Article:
Bromsgrove Arts News

  • Wed 20 Nov 2013
    Suzanne Bryan-Williams, Joanne Wright, Diane Baker, Eunice Wright, and Jean WisemanSuzanne Bryan-Williams, Joanne Wright, Diane Baker, Eunice Wright, and Jean Wiseman

    THE Christmas season will be well under way by the time the Primrose Choir puts on its annual Christmas concert this year.

    The festive themed concert will take place at the Spadesbourne Suite in Bromsgrove and the choir will again be joined by youngsters from Astwood Bank First School.

    A choir spokesman said: “The school has charmed and delighted us in previous years and has produced remarkable music under the guidance of their conductor, Joe George.

    “Roger Powell is again master of ceremonies and can be relied upon to bring out all the fun of this very popular concert.”

    All money raised from the concert will go toward the Primrose Hospice, an independent local charity offering advice and support to cancer patients and their families.

    It is on Friday, December 13 starting at 7pm.

    Tickets cost £9 and are available from 01527 67383 and 01527 546158 or from any member of the choir.

    For more information, visit primrosehospice.org.

    Reprinted by kind permission of The Bromsgrove Advertiser

  • Wed 20 Nov 2013
    ENSEMBLE ENTERTAINERS: Ensemble Amaranthos will be appearing at Bromsgrove Concerts latest event this November. Ref:sENSEMBLE ENTERTAINERS: Ensemble Amaranthos will be appearing at Bromsgrove Concerts latest event this November.

    A NEW music group is set to appear at the latest concert organised by a Bromsgrove club.

    Ensemble Amaranthos will be appearing at Bromsgrove Concerts’ event, being held at the Artrix, in School Drive, on Friday, November 29.

    The group will be taking the audience on a musical tour of Europe in the 18th century, which includes the music of composers from France, Italy and Spain.

    Janet Upward, Bromsgrove Concerts chairman, said: “Ensemble Amaranthos is a lively new group whose enjoyment of the music they play communicates itself to their audiences.

    “We are looking forward to an entertaining and rewarding evening of live music making”.

    Tickets cost £17, £3 for concessions. Under 25s go free.

    To book a ticket visit the Artrix’s website, artrix.co.uk, or call the box office on 01527 577330

  • Mon 11 Nov 2013

     

    TOWNSFOLK are invited to the latest in a series of talks being held by the Bromsgrove Society.

    The local history group of the society is holding the talk on The Lord Leycester Hospital, Warwick, at the Methodist Centre in Stratford Road, from 7.45pm this Tuesday, November 19.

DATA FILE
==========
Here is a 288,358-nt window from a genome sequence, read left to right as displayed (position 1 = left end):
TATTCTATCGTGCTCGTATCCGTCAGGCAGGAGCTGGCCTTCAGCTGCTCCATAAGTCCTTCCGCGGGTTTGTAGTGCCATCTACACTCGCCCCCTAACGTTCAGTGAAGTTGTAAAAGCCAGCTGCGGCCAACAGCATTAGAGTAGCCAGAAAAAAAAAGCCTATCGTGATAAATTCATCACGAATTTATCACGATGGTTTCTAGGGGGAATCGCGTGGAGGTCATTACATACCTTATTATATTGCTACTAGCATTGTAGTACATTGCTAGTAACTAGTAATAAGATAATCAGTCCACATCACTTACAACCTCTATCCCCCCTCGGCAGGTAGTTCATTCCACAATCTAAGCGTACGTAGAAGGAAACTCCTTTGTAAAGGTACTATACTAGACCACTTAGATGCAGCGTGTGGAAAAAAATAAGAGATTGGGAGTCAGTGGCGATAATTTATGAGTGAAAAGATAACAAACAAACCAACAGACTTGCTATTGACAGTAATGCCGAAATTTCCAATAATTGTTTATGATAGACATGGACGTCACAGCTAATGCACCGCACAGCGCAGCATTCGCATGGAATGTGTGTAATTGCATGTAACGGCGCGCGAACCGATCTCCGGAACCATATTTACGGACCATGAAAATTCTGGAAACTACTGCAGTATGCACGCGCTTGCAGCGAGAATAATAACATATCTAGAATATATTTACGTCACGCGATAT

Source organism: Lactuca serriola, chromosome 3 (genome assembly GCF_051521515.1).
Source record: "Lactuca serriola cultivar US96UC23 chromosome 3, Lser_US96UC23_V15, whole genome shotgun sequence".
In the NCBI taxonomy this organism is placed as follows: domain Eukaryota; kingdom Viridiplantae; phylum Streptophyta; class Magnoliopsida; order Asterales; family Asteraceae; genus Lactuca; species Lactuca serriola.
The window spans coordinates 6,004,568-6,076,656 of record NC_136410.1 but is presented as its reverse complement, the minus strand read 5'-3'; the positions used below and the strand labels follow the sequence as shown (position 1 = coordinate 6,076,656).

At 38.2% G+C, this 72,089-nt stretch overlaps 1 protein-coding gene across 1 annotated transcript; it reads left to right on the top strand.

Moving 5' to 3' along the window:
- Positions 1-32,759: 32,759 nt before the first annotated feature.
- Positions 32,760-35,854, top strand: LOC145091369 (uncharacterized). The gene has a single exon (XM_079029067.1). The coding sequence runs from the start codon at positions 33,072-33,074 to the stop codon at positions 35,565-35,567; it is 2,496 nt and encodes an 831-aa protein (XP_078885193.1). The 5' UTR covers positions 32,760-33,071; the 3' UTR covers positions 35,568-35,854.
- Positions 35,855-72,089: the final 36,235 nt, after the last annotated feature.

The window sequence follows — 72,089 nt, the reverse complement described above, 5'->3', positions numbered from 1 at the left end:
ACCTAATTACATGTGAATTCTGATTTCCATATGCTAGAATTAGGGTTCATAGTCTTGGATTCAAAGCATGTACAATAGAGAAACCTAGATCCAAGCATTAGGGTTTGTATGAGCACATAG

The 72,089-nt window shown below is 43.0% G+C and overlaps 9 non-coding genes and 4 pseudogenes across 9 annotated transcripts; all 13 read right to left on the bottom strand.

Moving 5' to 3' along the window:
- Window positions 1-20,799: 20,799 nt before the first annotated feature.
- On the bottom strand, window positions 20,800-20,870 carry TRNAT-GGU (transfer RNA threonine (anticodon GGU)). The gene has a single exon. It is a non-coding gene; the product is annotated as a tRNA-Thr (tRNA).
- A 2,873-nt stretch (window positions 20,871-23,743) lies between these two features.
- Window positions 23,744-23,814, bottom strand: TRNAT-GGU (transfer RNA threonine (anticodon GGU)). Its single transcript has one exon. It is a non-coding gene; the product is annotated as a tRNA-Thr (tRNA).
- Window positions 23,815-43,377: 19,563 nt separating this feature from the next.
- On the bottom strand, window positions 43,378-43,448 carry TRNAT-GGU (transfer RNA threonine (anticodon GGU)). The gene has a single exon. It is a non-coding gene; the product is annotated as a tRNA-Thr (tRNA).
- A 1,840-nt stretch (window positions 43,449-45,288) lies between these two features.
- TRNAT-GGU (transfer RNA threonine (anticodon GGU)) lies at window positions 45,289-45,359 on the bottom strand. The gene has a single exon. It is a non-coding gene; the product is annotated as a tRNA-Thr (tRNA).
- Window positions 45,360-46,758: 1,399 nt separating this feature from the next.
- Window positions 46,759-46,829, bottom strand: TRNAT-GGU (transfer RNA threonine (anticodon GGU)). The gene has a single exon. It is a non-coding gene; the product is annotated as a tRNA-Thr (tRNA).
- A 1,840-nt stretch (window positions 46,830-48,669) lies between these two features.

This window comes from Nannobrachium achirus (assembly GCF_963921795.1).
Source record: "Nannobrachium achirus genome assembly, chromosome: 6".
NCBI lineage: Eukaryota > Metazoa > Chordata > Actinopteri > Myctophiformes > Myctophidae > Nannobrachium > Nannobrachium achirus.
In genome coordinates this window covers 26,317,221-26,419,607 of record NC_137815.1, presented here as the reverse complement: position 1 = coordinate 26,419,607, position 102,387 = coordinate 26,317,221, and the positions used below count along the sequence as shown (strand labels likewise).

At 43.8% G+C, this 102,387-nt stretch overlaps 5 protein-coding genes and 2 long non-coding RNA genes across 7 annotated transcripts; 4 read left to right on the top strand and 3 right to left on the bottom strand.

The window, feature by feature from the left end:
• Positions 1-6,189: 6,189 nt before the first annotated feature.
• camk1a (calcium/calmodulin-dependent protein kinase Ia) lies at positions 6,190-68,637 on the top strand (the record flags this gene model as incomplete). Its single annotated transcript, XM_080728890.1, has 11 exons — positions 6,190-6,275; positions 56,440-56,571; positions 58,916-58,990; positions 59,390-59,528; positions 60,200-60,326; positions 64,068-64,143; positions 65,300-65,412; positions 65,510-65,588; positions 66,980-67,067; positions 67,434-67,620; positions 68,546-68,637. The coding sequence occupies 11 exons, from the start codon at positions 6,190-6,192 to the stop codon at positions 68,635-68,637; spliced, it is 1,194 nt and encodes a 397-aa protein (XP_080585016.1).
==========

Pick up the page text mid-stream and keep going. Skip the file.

The talk is being given by Gerald Lesinski.

    For more details visit the society’s website, bsoc.co.uk.

  • Thu 7 Nov 2013

    Latest NewsA DRINKS reception was held at Bromsgrove’s Artrix to thank the centre’s 75 volunteers for their hard work and to unveil the future fund-raising plans for the centre for the next decade.

    Around 50 people went along to the event on Monday (November 4) to celebrate those who gave up their time to ensure events at the venue ran smoothly.

    With regard to funding, a ten-year agreement with Bromsgrove District Council to provide Artrix with an annual grant of £120,000 will be reviewed in 2015 and it is thought, due to increased economic pressures on the authority, it could come to an end.

    That cash makes up 14 per cent of Artrix’s income and has been used to pay for variety of programmes, community events and activities, as well as the building’s upkeep. Bosses at the arts centre want to make sure plans are in place if that cash is no longer available.

    A fund-raising campaign was launched in the summer, which focuses on the centre serving the community more than ever before.

    The charity will be vying to improve its existing support for the outreach and community activities, along with its work with promising artists which has already helped Artrix thrive in last few years despite the economic climate. Last year alone, the venue welcomed more than 100,000 visitors from across the country.

    Creative director Andy Woods (pictured above with Dorothy Wilson, Chair of the Trustees) said Artrix had been lucky in being able to attract talented performers who enabled the venue to put on some outstanding productions.

    He added the centre would focus on making the most out of its available resources so it could offer an even bigger range of events, activities and services.

    And he said Artrix would strive to carry on producing smaller productions which appealed to niche audiences, as well as the big shows which attracted large crowds.

    The centre is run by three full-time and 12 part-time members of staff who are well-supported by the 75 invaluable volunteers.

    Dorothy Wilson, chair of the board of trustees, said: “We want people to be a part of Artrix - if you enjoy what Artrix does and want to help it on its way, we would like you to publicise it and tell your friends.”